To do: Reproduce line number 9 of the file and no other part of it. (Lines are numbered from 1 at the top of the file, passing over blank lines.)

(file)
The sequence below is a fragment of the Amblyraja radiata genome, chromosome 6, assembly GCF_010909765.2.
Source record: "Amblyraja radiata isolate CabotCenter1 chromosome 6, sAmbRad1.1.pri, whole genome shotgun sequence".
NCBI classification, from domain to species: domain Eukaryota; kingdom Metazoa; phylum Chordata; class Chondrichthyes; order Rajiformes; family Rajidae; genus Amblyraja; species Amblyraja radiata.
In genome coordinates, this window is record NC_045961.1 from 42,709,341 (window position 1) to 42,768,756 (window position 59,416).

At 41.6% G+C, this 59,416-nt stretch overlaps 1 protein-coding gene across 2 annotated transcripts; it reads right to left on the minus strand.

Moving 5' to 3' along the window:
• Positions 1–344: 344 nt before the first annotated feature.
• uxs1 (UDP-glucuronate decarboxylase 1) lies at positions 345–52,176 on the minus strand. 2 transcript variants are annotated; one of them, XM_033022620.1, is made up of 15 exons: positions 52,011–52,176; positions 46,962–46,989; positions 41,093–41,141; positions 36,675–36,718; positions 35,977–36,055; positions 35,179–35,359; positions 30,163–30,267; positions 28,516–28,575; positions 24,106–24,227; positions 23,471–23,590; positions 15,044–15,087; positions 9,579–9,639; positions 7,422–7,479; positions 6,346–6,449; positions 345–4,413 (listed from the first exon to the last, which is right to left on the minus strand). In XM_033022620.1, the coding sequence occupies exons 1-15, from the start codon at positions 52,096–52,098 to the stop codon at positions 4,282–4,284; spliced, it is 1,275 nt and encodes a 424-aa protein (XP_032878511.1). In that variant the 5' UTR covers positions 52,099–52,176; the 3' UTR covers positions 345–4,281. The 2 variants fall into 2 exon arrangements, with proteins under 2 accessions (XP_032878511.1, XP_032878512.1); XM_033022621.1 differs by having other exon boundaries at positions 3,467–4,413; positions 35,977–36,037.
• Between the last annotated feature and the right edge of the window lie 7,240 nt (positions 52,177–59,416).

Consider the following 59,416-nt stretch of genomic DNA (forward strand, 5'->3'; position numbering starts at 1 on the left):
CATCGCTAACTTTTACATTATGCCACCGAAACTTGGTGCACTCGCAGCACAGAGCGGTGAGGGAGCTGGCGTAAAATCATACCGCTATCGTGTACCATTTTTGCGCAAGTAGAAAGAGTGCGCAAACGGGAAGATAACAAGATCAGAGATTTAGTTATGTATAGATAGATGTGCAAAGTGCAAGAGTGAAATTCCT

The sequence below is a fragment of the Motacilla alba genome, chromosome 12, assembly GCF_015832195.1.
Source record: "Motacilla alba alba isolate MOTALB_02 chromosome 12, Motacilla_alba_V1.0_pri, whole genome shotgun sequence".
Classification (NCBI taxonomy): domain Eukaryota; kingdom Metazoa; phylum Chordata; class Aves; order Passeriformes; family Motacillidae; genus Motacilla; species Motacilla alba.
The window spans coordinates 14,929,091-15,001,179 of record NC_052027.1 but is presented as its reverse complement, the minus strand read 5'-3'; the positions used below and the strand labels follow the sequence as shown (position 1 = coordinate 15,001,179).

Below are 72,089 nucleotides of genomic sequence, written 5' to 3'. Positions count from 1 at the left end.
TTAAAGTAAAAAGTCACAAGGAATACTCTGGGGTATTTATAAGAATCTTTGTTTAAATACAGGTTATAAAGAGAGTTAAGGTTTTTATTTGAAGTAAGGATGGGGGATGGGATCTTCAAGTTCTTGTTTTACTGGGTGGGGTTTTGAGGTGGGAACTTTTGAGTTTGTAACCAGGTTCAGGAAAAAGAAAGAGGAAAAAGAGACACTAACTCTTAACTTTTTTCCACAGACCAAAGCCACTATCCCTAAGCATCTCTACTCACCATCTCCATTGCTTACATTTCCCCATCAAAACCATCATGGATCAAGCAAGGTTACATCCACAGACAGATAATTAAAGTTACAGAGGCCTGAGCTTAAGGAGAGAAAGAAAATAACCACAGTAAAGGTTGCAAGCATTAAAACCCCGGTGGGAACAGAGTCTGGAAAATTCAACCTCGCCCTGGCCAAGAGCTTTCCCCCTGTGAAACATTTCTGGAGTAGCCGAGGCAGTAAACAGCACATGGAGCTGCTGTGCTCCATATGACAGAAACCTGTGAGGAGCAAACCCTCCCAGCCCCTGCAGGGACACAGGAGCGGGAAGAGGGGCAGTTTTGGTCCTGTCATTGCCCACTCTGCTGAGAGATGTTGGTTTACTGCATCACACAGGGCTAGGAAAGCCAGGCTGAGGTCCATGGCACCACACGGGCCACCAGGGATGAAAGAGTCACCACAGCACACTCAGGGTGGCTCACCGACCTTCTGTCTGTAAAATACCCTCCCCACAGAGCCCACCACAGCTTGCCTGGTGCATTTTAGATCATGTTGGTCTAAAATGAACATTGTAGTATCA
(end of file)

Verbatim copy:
• Between the last annotated feature and the right edge of the window lie 7,240 nt (positions 52,177–59,416).